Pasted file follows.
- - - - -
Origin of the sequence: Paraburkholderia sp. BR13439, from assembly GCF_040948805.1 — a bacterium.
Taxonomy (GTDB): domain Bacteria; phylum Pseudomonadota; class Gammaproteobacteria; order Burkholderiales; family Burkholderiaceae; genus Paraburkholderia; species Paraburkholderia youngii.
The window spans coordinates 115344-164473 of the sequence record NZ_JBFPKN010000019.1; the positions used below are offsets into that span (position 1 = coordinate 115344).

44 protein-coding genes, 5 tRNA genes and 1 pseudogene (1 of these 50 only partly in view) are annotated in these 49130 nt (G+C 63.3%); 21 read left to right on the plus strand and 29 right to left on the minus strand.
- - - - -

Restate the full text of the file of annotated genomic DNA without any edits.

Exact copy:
Origin of the sequence: Paraburkholderia sp. BR13439, from assembly GCF_040948805.1 — a bacterium.
Taxonomy (GTDB): domain Bacteria; phylum Pseudomonadota; class Gammaproteobacteria; order Burkholderiales; family Burkholderiaceae; genus Paraburkholderia; species Paraburkholderia youngii.
The window spans coordinates 115344-164473 of the sequence record NZ_JBFPKN010000019.1; the positions used below are offsets into that span (position 1 = coordinate 115344).

44 protein-coding genes, 5 tRNA genes and 1 pseudogene (1 of these 50 only partly in view) are annotated in these 49130 nt (G+C 63.3%); 21 read left to right on the plus strand and 29 right to left on the minus strand.